Duluth's only abortion clinic braces for anti-abortion center to open across street
The Building for Women will soon have an unfriendly neighbor.
The corner of First Street and First Avenue in downtown Duluth will soon be the frontline of Minnesota's culture war.
Anti-abortion advocates have received approval to open a Women's Care Center kitty-corner from the Women's Health Center, which is the only clinic in northern Minnesota offering abortions. Construction will begin soon, with the Care Center tentatively slated for a November opening.
Angie Wambach, a rural Duluth resident, will serve as the Care Center's unpaid director. She told the Duluth News Tribune that the controversial location was chosen "based on the need of the community and where most under-served women and families are... Perhaps abortion clinics are located there as well."
The Women's Care Center will not be staffed by medically licensed professionals. Instead, the volunteer-run organization will offer free non-medical services -- including counseling, pregnancy testing, ultrasounds, prenatal education, parenting classes, and self-sufficiency training for new parents and women facing unplanned pregnancies. It will also provide cribs, car seats, diapers, and other baby items through a Crib Club program.
But Laurie Casey, executive director of the Women's Health Center, anticipates that having an anti-abortion organization based across the street will make life more difficult for Health Center staff and patients.
"We already have problems with picketing and harassing patients, so we feel if the crisis pregnancy center goes kitty-corner from us, there just may be more picketing and harassment," she said.
Citing the similar names being used by the two organizations, Casey added, "we've heard this happens elsewhere. When clinics have similar names, there are problems... I don't care if they're anywhere else in Duluth, but they purposely want to build there so they can confuse women about the services they offer."
NARAL Pro-Choice Minnesota argues that volunteer-run clinics like the Women's Care Center provide women with inaccurate information linking abortion to increased risk of breast cancer, mental health problems, future infertility and miscarriages.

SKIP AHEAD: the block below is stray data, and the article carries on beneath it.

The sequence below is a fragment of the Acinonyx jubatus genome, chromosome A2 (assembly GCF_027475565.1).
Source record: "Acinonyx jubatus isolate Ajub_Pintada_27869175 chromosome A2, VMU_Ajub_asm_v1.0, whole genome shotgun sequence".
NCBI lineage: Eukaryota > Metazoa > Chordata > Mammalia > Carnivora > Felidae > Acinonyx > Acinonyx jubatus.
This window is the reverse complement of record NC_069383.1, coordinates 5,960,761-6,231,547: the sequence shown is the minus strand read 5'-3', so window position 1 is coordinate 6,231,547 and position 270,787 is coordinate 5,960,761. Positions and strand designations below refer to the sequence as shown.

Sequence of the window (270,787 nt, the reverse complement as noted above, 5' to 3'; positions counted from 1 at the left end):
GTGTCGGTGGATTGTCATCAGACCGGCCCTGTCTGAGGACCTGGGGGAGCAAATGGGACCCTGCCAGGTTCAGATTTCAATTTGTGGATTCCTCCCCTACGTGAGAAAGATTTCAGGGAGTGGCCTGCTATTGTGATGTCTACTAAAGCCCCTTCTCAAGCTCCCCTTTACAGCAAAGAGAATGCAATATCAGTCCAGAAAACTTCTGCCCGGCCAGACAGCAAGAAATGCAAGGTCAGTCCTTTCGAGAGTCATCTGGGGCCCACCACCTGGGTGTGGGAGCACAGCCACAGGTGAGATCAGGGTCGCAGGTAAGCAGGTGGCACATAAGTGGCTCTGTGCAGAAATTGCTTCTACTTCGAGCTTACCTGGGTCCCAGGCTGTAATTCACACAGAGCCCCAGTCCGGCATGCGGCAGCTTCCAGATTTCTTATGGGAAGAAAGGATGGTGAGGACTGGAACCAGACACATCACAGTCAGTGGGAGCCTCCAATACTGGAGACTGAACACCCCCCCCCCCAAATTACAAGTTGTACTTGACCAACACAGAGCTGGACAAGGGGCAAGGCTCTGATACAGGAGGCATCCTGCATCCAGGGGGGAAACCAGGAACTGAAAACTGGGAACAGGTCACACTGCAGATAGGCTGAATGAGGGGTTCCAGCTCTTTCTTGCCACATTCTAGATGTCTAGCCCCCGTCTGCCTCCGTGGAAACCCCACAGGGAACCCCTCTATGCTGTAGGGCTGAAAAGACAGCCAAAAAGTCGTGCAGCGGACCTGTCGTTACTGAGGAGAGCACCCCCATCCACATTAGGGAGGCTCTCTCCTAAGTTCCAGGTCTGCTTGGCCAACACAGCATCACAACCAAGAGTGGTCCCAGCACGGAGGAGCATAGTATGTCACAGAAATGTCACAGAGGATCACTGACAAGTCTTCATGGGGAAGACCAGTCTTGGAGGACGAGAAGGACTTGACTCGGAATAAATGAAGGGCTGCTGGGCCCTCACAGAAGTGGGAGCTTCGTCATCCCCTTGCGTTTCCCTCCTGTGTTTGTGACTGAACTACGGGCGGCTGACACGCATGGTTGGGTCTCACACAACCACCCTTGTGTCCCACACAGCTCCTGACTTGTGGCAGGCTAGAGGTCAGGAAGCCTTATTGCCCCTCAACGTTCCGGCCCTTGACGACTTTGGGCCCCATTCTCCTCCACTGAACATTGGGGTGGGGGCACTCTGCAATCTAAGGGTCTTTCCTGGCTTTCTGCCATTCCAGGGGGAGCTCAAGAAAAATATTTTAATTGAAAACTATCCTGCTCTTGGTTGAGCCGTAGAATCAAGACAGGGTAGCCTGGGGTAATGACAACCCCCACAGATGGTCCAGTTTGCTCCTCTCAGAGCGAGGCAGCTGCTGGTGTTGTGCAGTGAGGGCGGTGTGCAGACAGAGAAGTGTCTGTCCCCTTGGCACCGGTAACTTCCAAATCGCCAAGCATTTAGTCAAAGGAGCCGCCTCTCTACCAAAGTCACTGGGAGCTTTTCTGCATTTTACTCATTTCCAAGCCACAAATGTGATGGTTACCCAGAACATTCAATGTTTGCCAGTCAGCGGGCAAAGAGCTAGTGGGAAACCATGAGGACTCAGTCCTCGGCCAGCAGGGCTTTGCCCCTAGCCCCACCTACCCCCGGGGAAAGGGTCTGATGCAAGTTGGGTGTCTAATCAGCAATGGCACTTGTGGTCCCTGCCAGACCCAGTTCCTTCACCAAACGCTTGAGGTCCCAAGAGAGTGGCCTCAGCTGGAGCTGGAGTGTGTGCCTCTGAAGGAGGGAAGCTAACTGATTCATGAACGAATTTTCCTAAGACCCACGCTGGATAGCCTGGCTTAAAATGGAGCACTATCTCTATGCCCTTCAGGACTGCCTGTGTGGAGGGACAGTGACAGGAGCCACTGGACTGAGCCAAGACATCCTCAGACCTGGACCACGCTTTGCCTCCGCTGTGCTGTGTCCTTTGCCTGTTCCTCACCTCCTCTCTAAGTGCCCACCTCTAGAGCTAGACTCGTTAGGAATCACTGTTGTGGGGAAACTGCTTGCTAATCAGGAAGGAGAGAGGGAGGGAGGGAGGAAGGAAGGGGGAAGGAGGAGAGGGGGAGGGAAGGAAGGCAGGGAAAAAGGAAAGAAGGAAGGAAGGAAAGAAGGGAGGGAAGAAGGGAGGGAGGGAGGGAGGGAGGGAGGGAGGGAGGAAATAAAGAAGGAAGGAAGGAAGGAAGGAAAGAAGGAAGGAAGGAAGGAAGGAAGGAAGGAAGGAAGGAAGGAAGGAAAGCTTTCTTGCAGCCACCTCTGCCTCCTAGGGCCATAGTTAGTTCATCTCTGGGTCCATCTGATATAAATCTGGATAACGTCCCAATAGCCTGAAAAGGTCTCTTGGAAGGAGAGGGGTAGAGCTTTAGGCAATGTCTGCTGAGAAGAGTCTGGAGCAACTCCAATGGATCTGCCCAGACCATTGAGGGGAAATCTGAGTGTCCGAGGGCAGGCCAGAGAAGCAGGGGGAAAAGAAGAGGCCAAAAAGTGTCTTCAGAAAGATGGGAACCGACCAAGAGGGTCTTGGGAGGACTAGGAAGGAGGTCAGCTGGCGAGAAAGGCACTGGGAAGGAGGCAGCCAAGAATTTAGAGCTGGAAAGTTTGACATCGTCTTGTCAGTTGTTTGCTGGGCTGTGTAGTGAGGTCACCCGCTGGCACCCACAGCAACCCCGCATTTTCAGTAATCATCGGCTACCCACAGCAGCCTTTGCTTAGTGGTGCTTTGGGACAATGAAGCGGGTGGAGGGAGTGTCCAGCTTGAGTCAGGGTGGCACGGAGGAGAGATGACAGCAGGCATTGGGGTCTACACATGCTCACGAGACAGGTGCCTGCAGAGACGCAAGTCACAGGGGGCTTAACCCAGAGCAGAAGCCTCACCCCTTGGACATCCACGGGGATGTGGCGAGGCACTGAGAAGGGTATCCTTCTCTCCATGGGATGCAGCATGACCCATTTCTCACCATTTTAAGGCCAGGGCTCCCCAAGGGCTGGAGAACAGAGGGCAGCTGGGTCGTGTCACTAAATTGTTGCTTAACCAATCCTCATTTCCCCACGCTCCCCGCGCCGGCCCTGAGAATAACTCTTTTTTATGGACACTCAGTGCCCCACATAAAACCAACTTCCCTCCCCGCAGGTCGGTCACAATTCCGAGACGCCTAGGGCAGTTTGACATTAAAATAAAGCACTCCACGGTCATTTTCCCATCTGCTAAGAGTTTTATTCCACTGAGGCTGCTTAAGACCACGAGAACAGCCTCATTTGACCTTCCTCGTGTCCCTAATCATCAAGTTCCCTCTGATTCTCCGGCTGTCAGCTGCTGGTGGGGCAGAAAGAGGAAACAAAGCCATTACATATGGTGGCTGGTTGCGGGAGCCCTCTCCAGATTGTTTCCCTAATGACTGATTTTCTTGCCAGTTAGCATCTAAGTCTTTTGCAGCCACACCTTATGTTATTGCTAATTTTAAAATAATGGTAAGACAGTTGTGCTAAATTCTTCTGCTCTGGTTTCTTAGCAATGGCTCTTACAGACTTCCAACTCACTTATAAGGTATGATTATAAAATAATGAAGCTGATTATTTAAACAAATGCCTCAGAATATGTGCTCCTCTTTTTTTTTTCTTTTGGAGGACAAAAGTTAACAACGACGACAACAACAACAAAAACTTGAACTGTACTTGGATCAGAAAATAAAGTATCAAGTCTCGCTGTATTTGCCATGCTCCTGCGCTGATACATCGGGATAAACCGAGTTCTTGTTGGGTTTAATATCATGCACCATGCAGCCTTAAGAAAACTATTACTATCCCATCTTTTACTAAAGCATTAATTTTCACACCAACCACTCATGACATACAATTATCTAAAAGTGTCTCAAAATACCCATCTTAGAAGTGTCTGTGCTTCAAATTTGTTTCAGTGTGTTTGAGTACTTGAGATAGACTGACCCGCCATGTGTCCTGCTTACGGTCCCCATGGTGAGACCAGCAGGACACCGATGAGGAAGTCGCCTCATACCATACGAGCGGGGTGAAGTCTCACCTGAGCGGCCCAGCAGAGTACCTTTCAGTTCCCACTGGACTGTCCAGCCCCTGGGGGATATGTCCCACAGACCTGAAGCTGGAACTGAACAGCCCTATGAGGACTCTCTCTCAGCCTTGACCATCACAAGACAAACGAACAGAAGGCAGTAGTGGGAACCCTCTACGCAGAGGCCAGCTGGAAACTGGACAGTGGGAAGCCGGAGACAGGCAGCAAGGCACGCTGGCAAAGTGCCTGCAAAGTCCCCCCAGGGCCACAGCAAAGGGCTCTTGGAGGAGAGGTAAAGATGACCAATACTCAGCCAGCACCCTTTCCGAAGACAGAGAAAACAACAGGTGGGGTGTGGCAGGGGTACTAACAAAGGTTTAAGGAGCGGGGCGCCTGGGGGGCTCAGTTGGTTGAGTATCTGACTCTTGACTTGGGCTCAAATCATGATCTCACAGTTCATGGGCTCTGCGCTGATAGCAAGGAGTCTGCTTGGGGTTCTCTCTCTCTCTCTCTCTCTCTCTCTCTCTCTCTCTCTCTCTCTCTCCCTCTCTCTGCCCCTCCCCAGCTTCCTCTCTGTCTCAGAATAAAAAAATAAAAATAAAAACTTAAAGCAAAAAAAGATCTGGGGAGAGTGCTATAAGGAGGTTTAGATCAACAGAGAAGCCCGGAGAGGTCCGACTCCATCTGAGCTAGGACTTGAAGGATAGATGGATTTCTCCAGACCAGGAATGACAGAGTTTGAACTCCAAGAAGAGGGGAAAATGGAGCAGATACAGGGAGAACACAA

Despite what Wambach now says, a December 2010 fundraising mailer stated that the impetus behind the Care Center's location was its proximity to the Health Center.
Citing a four percent increase in St. Louis County abortions, Wambach wrote that "For this reason, we are opening a new pregnancy resource center in the heart of our city immediately proximate to the Women's Health Center." Another pregnancy emergency center, offering similar services, is already located just a few blocks away from First and First, so it's questionable how great the need is for a second one in downtown Duluth.
Casey worries that the end result could be to misinform and confuse vulnerable women.
"Crisis pregnancy centers like to be near abortion clinics and try to confuse women," she said. "They try to get them to come to their place by mistake. Usually, they give inaccurate medical information and try to change a woman's mind."
More recent abortion coverage:
-- Women can no longer get non-surgical abortions in Wisconsin
-- Dayton vetoes two abortion-restricting bills
-- Abortion crackdowns advancing through Minnesota legislature
-- MN Senate committee passes two anti-abortion bills
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